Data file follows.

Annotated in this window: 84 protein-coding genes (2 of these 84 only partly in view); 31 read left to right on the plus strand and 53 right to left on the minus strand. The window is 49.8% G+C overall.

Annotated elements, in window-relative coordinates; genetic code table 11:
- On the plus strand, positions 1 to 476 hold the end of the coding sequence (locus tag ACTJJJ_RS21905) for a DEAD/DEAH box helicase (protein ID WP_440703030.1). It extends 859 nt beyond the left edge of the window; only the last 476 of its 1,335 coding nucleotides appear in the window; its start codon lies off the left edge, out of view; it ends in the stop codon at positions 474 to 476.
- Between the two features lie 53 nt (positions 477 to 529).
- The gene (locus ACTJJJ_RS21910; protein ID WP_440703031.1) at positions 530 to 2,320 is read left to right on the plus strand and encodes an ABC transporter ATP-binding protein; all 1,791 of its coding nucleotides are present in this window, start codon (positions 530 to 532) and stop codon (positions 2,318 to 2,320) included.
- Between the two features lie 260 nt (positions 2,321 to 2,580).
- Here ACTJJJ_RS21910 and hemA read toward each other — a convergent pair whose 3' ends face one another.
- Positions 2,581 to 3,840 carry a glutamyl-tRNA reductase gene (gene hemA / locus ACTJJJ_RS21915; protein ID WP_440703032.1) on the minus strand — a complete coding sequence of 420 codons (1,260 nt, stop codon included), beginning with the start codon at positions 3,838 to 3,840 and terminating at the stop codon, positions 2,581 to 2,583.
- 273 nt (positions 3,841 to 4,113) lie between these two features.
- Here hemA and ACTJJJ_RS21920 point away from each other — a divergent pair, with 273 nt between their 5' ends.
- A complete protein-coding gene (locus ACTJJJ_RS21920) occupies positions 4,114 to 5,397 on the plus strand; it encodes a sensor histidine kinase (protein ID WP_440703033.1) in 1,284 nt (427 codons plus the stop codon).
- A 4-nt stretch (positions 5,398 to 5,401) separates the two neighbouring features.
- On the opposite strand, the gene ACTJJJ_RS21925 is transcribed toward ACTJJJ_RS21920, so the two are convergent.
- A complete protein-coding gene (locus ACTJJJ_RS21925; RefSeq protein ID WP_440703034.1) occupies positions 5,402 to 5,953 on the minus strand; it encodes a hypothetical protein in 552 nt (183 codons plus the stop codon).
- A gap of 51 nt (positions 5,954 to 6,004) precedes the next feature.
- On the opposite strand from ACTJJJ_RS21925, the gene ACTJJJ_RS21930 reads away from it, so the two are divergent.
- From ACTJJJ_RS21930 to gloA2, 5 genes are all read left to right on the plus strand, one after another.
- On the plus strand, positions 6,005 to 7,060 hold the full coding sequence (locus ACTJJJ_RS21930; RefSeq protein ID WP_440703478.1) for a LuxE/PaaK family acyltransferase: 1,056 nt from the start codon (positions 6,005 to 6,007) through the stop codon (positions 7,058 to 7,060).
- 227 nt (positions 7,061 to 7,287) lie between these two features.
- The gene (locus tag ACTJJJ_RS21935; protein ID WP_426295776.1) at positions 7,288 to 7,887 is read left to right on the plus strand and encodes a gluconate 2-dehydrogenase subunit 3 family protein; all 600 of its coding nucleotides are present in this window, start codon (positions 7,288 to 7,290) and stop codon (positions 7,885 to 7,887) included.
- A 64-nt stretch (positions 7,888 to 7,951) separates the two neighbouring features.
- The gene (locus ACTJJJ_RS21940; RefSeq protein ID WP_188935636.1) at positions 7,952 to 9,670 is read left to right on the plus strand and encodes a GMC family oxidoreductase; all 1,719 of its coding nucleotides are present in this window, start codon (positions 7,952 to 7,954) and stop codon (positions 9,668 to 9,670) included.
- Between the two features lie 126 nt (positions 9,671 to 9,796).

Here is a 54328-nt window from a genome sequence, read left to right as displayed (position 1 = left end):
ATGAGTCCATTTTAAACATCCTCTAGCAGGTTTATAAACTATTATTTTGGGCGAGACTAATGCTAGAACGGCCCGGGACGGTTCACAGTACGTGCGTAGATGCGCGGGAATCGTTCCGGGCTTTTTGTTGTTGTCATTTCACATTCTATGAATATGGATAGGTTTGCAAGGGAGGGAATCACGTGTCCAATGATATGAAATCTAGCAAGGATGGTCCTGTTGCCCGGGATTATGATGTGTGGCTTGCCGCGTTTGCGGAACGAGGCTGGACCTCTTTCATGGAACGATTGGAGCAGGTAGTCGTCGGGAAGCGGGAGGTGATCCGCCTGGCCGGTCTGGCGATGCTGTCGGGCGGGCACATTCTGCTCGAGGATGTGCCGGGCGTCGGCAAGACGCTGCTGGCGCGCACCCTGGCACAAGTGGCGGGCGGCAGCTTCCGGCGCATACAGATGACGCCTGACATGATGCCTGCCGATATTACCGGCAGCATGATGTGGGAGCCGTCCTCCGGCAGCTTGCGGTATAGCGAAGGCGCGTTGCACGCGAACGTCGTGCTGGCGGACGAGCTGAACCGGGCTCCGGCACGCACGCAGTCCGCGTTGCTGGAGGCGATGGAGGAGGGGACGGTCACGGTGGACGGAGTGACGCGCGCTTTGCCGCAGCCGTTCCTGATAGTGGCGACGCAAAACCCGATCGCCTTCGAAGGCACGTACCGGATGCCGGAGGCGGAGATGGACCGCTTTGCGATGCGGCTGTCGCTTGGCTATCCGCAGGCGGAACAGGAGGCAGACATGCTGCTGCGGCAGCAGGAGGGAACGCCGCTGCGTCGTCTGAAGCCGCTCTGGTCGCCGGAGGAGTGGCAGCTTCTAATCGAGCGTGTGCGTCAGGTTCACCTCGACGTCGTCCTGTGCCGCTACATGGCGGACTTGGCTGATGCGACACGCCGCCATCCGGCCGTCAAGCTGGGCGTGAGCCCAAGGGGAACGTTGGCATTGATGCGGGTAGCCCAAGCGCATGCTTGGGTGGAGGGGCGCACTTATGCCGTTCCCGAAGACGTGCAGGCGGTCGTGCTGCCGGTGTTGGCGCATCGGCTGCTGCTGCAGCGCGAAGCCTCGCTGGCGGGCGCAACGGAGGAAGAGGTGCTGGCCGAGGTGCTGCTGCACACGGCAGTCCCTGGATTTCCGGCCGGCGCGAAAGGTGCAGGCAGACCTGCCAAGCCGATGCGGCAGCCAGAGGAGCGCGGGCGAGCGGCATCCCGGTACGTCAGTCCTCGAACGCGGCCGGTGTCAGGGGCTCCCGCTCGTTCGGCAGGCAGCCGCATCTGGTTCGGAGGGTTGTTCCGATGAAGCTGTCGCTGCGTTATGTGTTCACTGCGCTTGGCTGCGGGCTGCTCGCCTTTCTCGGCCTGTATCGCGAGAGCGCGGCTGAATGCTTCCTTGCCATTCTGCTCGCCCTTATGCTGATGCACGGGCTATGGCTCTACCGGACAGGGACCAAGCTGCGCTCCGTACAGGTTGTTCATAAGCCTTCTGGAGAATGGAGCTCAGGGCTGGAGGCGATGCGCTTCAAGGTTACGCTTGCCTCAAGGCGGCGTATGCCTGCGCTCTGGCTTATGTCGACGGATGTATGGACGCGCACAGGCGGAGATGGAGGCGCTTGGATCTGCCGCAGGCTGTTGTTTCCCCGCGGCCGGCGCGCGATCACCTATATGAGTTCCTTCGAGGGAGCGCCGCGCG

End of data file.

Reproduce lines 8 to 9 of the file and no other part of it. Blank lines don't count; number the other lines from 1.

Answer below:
- Positions 2,581 to 3,840 carry a glutamyl-tRNA reductase gene (gene hemA / locus ACTJJJ_RS21915; protein ID WP_440703032.1) on the minus strand — a complete coding sequence of 420 codons (1,260 nt, stop codon included), beginning with the start codon at positions 3,838 to 3,840 and terminating at the stop codon, positions 2,581 to 2,583.
- 273 nt (positions 3,841 to 4,113) lie between these two features.